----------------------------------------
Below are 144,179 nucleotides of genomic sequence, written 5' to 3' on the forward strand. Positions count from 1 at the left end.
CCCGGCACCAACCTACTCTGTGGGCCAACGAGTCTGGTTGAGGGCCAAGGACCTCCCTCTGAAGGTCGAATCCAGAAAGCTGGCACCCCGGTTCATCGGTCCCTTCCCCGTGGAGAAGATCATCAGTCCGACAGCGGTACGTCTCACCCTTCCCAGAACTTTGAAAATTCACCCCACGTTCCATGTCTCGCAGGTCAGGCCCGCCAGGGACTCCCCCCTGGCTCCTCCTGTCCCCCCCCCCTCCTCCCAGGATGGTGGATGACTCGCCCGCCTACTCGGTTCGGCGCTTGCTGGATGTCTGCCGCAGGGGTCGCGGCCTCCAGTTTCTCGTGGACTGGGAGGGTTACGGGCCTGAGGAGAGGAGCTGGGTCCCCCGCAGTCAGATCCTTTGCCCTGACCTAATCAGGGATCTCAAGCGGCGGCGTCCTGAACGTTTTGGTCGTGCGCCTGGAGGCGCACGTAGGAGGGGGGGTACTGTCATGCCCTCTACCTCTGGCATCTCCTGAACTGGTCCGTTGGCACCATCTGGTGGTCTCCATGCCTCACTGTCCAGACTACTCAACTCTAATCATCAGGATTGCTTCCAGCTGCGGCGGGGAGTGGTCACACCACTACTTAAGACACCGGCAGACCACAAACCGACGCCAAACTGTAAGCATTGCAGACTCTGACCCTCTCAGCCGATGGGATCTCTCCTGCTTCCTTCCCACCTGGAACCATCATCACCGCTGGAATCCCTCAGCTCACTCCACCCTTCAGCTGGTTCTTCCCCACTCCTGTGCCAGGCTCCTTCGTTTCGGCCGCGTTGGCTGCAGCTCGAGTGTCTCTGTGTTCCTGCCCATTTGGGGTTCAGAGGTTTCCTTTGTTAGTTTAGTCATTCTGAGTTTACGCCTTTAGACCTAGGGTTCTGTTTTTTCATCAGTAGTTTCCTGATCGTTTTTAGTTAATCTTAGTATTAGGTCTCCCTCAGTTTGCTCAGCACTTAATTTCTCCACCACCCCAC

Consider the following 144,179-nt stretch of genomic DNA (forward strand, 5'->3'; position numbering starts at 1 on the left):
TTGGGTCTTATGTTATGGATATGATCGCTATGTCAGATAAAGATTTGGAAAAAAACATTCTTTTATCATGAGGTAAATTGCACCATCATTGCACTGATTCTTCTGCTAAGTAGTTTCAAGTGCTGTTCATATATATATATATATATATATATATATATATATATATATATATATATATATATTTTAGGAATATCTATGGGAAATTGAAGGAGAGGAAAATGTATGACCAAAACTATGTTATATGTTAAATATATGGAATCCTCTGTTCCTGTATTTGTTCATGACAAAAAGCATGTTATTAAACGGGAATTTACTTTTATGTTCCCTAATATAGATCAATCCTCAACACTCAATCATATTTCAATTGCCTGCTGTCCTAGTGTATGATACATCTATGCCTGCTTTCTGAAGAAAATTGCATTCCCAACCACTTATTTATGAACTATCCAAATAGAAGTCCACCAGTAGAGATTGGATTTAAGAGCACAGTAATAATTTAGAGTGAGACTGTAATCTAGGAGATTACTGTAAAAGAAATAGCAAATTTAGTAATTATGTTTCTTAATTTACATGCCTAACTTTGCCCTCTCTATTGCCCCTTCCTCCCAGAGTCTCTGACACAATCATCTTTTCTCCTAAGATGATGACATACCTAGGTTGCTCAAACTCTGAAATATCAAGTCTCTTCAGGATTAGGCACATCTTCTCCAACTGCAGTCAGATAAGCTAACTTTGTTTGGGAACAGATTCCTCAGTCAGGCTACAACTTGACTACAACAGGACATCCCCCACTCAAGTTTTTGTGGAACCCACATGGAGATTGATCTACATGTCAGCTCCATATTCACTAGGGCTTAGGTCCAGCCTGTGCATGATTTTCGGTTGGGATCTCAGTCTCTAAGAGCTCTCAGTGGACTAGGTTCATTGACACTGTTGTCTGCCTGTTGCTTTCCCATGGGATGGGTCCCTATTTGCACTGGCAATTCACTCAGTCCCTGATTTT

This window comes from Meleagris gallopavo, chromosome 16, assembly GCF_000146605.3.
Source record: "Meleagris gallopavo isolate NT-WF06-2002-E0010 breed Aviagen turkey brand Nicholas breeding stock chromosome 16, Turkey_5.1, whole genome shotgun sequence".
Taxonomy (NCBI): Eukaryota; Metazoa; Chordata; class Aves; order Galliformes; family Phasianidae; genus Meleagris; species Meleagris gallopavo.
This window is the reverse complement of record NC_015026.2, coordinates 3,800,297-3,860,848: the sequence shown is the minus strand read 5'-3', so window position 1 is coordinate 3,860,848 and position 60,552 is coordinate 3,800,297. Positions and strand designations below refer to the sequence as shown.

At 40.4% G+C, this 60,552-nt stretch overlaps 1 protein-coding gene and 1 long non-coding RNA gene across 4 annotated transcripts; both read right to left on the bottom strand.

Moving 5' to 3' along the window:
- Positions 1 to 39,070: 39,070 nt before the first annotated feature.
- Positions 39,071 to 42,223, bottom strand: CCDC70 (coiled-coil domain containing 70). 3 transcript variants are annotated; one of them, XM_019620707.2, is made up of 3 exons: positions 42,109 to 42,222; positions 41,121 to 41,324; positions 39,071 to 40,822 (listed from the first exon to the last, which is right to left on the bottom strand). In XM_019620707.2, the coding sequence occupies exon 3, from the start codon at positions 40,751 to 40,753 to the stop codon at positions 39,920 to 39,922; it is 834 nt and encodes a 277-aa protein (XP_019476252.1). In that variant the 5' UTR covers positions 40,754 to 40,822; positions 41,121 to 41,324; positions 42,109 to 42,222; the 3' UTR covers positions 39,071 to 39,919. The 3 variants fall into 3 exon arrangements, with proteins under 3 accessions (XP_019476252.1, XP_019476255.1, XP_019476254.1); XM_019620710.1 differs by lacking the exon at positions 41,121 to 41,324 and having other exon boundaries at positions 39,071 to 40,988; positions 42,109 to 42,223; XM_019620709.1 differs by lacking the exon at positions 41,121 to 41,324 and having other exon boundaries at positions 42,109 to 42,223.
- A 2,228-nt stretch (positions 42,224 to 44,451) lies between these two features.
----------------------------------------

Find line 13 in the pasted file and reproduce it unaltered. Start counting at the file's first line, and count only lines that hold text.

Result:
- A 2,228-nt stretch (positions 42,224 to 44,451) lies between these two features.